E and I wandered around the West End today and went into St James’ Park. The park has a lot of wild birds: aside from the inevitable pigeons, also ducks, swans, geese, crows and pelicans, the latter of which were rather mysteriously pink (they have been white on previous visits). People were feeding them, in violation of the various signs that said not to feed them. E says that if people can’t follow a sign about not feeding wild birds which gives four different reasons why not to feed them, then it’s no wonder that they won’t wear masks for COVID. It made me wonder if I should write a zombie apocalypse story where people refuse to hide in their homes from a “government and media zombie hoax” (although zombie films are bound to be cancelled soon on the grounds that they appropriate Haitian culture).

***

I’m re-reading The Quest for Authenticity: The Thought of Reb Simhah Bunim by Rabbi Michael Rosen, a book on three Hasidic rebbes, primarily Rabbi Simchah Bunim of Przysucha (Peshiskha), but also his rebbe, the Yehudi (“the Jew,” Rabbi Yaakov Yosef of Peshiskha) and his disciple and successor, the Kotzker Rebbe (Rabbi Menachem Mendel of Kotzk). I’ve read it several times before; with its emphasis on authenticity, individuality, spiritual freedom, personal growth and the balancing of prayer and Torah study, I find the form of Judaism it describes engaging and meaningful, and wonder where I could find it in the present (the rabbis lived in the nineteenth century).

Every so often I explore Hasidism, and the problem (or one of them, but this is the main one with these thinkers) is the focus on continual joy. It’s not quite the same as toxic positivity, but it’s not always easy to distinguish it. Rabbi Rosen writes, “In the world of Przysucha, joy is not some sort of palliative or ‘feel-good factor.’ Real happiness comes from being connected to the Divine, believing that there is an umbilical cord between humanity and God that cannot be severed.”

I feel I would like to experience real joy in life itself (not in objects or achievements), but it is hard to struggle through the anhedonia and alexithymia that I still feel even though I am no longer depressed. Moreover, this religious joy is, as Rabbi Rosen writes, rooted in feeling an unbreakable connection to God. I worry that my connection is not unbreakable, and that I have broken it, or at least strained it. Rabbi Rosen implies the connection is unbreakable in everyone, but it is difficult to think that Hitler or Stalin had a connection to God. The traditional Jewish response would be to say that Jews at least have an unbreakable connection to God, but the Talmud challenges this too. If someone can lose their connection to God, then I will still worry about losing my connection.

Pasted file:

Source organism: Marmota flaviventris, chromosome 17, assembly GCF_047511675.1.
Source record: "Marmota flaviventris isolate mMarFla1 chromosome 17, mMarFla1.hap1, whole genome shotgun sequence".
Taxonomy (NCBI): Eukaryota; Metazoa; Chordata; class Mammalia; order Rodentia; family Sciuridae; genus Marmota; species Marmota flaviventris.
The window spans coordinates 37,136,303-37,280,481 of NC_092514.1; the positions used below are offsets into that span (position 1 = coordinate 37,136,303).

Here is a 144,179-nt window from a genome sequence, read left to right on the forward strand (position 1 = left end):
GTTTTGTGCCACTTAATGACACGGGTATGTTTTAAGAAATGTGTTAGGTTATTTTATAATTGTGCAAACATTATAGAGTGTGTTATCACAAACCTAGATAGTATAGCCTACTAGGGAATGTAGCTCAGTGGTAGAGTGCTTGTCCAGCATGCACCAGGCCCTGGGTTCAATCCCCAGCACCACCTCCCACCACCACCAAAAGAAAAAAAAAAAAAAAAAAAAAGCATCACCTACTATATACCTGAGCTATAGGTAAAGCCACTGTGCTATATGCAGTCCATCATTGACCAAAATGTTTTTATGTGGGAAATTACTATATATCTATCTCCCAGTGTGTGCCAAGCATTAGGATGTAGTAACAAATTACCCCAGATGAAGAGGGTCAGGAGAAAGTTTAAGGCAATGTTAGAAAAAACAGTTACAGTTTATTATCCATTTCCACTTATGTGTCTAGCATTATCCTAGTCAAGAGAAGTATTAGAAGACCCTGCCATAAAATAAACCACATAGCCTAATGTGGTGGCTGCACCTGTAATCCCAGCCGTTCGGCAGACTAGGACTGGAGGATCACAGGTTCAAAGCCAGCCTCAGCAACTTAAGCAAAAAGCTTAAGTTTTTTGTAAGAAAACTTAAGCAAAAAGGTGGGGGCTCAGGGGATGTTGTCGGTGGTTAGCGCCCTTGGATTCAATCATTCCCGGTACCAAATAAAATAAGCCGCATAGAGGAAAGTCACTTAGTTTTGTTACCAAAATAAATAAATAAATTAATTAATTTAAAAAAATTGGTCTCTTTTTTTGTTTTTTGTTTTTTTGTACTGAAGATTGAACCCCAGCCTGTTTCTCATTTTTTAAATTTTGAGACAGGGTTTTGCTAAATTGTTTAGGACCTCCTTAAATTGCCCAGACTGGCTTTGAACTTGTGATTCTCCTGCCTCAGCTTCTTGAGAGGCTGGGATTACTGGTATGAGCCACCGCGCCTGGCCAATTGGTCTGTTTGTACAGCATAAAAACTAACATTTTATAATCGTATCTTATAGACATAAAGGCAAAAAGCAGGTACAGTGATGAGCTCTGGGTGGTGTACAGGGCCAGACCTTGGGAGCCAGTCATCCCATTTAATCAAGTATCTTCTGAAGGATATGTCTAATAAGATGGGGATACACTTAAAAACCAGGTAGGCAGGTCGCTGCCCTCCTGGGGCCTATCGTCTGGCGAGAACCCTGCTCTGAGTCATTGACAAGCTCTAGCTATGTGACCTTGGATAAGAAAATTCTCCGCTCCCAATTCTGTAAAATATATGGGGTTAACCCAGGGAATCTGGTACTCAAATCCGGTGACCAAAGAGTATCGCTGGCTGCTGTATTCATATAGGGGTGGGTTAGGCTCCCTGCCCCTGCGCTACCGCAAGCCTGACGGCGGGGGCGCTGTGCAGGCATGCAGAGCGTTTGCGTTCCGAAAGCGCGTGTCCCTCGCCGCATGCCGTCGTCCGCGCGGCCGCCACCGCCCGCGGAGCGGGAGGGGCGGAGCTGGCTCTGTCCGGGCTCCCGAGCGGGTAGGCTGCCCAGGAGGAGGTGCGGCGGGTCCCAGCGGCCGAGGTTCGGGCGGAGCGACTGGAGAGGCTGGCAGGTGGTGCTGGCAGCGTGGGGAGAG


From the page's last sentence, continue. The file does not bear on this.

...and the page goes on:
I worry about this less often now I am not depressed and my religious OCD is more under control. Still, I wish I could feel real connection. I would like to talk to Rabbi Rosen about it, but he died soon after the book was published.

Ironically, reading this passage and having these reflections seems to have brought my mood down, although the fact that E is only here for one more full day probably also contributed.

4 thoughts on “The Difficulty of Finding Joy in Connection to God

    1. I’m not sure. I’m sure you’re right about Hitler and Stalin, but I can think of a number of Jewish religious leaders (I won’t call them ‘rabbis’) who have been arrested in the recent decades for financial crime or sexual abuse, or who decided that covering up other people’s abuse was better than ‘shaming’ the community by going to the police. I’m not sure that they had no desire to lose a connection with God, although they probably did have some cognitive dissonance.

      Liked by 1 person

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